Tuesday, May 26, 2009

A weekend of gardening

Taking advantage of this amazing heat wave, I've been doing a LOT of gardening this weekend, mostly in the form of watering and transplanting. On Saturday Kate Billington and I took some greenery down to the park and planted sunflowers, nasturtiums, pansies, petunias, a cosmos, calendulas (possibly--we weren't sure what they were, actually), peas, and a whole lot of perennial seeds and some anemone corms. It was quite the production, hauling the water from the fire station (after spending some minutes filling up the jugs and pitchers and the washtub borrowed from Lisa Sporleder) on the little cart (also borrowed from Lisa) up through the driveway and along the bike path and then down to the park itself, all ever so slowly so as not to spill that precious water. Kate's been working on getting a big tank for the park (the Valentines may loan theirs, which is 250 gallons, or the ECA may just buy one from George, although that one's only 100 gallons) so we don't have to do this elaborate haulage routine. Kate's also planning on buying George's old truck to use for, among other things, park work.

I've been having to do much more watering than usual, as many of my plants are in small containers (particularly those I am readying for the Ester market) and dry out quickly in this heat: baby's breath, nasturtiums, and my infant late-sprouting nightshades. The tomatoes are hardened and a nice dark green, but they've started robbing their cotyledons of nutrients, so I mixed up some worm castings tea to fertilize them with. I'm hoping that will help.

On Monday, Kate and I went up to Calypso Farm for their spring plant sale, where I picked up some cauliflowers and summer squash, and one acorn squash. (Also a t-shirt.) I had finally given up on my own squash, French Ronde zucchinis and patty pan squash, as I had planted them a month ago and they hadn't done anything. Ironically, upon returning from Calypso, I discovered that two of the French Rondes that I'd saved from seed the year before had sprouted just that morning! The new seed packet of French Rondes still haven't come up. Now, however, I have hope that they might come up after all, if I can just keep them watered enough. The new squash, Magdas, I planted in the bed by the firepit benches, since the Chioggia beet seeds that I'd planted there earlier didn't appear to be doing anything.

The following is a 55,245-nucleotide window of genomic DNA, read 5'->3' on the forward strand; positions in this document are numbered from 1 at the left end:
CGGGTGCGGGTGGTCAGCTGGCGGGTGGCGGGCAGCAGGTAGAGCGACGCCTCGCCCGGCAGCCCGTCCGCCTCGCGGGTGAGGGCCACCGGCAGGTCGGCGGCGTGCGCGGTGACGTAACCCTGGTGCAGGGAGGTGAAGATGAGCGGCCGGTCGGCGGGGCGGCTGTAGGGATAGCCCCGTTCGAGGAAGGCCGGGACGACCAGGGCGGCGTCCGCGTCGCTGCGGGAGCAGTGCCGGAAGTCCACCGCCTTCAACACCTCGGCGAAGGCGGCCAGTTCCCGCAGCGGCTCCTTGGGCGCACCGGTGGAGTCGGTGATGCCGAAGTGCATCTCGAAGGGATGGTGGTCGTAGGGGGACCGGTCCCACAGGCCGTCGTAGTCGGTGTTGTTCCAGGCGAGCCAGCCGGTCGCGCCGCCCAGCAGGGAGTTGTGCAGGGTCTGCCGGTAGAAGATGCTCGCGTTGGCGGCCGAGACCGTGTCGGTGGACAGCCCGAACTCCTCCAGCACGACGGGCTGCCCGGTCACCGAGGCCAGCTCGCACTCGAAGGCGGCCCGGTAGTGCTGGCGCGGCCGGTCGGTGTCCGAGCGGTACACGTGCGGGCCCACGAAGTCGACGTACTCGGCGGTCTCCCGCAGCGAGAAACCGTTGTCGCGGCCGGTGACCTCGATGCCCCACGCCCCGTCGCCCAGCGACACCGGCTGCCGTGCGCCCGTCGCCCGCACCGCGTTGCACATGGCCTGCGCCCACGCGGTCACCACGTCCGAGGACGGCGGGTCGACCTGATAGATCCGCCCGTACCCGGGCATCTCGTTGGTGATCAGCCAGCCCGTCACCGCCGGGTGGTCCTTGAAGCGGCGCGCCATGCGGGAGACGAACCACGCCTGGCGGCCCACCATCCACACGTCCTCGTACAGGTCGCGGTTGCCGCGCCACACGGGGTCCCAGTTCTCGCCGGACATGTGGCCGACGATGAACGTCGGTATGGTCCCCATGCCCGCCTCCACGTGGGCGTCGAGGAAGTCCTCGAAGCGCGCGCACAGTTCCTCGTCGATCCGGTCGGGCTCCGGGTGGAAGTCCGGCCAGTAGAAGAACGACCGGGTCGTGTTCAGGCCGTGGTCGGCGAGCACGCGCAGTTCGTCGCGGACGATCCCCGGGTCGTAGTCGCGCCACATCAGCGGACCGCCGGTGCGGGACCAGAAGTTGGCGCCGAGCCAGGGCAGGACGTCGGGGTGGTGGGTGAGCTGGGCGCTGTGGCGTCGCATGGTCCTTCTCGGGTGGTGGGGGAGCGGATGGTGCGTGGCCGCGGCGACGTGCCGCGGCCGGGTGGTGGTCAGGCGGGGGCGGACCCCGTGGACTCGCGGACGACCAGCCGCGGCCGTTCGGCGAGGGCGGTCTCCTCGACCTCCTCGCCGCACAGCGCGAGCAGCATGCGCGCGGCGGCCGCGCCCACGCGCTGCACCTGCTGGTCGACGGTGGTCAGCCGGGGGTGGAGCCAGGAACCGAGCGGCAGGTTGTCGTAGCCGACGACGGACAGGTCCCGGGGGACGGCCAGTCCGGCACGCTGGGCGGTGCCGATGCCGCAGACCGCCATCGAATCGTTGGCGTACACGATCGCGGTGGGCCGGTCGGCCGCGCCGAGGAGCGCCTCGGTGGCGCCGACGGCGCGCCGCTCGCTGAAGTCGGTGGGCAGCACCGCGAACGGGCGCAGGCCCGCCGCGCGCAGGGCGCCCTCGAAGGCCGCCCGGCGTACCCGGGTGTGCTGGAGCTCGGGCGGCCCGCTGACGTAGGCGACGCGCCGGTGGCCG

This morning I brought in one of my currant tomatoes to Jeff Werner at the university; he's been looking for a small sweet tomato that can be grown in the area, and hadn't heard of this type. It's a different species than your regular tomato: Lycopersicon pimpinellifolium. The plant is really tiny, just getting the second of its first set of true leaves, but it's a nice dark green and looks pretty healthy. I get my tomato seeds from Tomato Growers Supply or Seeds of Change. These ones came from seed I bought from Tomato Growers Supply. I found an interesting history of the tomato on the web while looking up currant tomatoes.

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